Many British cities are successful, with high levels and growth rates of productivity and income. However, not all cities are doing well and, in many towns, coastal regions and rural areas, levels and growth rates of productivity are low, causing them to be left behind. It is important that BIDs can be set up in some of these less-advantaged areas, and currently that is less easy. Towns and city centres are more than just high streets, and the Future High Street Fund, however worthy, is focussing on the high street rather than the town and city centre. Work from the Centre for Cities  reinforces the view that towns and cities have to be seen in the round, and we are unsure of quite what the mechanism is to ensure that, apart from the relationships between each LEP and its constituent local authorities. We are not confident that this always works as well as it might.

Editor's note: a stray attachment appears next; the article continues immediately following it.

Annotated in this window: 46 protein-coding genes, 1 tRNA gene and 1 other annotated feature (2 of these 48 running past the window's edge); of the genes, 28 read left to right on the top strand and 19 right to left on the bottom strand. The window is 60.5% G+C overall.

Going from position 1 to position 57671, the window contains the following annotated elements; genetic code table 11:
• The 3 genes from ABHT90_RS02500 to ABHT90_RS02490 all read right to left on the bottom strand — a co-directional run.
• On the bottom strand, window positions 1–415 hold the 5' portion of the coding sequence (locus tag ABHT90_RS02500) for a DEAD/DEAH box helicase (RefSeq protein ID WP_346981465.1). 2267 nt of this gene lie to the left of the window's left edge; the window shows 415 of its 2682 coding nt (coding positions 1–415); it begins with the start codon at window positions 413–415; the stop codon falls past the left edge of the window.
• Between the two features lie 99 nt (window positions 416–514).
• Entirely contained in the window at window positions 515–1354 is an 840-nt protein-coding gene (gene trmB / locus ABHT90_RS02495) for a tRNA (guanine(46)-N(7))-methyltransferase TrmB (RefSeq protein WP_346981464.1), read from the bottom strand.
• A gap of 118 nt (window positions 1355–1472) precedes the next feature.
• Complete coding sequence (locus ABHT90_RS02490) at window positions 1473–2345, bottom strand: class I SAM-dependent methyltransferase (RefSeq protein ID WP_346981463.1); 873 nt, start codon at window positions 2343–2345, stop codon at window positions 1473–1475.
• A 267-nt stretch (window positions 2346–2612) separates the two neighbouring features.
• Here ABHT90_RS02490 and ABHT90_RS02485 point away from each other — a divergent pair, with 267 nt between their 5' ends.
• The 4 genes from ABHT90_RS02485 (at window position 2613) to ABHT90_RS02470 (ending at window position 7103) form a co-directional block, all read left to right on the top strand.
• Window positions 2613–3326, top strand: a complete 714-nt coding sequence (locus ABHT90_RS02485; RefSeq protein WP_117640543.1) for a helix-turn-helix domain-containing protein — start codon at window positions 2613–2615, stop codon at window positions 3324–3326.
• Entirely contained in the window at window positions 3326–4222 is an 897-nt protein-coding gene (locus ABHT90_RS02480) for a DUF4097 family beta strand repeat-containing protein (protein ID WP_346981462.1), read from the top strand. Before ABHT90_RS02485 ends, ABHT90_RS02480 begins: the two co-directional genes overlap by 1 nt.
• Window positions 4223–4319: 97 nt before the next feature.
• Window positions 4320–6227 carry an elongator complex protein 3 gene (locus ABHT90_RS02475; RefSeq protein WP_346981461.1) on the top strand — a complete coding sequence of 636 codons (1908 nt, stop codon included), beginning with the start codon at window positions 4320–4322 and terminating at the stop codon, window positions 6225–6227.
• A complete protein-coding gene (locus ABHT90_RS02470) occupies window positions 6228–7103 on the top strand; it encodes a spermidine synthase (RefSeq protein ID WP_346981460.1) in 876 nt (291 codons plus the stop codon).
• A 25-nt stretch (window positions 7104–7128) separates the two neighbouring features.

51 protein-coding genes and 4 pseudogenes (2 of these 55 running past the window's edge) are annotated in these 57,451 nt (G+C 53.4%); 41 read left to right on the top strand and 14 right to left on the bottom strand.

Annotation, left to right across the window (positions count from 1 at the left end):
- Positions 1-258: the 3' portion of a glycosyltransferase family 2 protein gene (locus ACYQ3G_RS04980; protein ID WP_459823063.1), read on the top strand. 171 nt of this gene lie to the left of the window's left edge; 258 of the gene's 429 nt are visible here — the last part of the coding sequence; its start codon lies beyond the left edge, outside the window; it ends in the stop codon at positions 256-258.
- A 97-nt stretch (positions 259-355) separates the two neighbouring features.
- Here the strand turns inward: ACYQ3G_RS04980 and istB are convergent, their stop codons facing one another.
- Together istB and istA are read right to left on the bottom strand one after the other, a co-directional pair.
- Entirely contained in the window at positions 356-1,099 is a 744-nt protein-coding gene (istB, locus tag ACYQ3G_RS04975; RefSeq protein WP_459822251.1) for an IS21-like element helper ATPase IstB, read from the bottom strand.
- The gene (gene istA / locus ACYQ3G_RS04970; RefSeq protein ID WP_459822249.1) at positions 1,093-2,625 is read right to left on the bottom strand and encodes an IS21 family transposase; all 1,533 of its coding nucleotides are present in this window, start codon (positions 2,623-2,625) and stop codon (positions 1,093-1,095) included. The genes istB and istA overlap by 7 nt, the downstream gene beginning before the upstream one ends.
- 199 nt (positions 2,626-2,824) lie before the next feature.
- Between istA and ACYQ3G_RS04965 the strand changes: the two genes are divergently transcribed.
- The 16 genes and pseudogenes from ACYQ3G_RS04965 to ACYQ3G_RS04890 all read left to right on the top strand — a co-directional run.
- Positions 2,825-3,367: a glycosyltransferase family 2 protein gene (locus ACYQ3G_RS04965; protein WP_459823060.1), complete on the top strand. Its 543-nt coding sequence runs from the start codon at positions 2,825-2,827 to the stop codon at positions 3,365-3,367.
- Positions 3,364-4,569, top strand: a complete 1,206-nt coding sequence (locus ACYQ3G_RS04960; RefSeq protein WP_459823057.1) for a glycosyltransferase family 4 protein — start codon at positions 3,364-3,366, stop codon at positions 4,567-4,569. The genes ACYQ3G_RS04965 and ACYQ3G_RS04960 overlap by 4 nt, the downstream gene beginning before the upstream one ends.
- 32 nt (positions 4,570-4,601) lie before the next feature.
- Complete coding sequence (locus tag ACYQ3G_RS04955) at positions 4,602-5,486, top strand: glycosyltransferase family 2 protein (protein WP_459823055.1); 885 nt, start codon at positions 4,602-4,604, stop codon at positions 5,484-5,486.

We believe that there is much value in the development of Local Industrial Strategies. However, there is a clear need for a commitment to longer-term funding to support LEPs in building policy-making capacity. Local industrial strategies (LIS) are led by Mayoral Combined Authorities or Local Enterprise Partnerships; they are intended to promote the coordination of local economic policy and national funding streams and establish new ways of working between national and local government, and the public and private sectors by way of Local Industrial Strategies [LIS]. It seems evident that there are differences in these various LISs, with some having a greater focus on raising productivity and inclusive growth; and a deeper dive into the evidence base.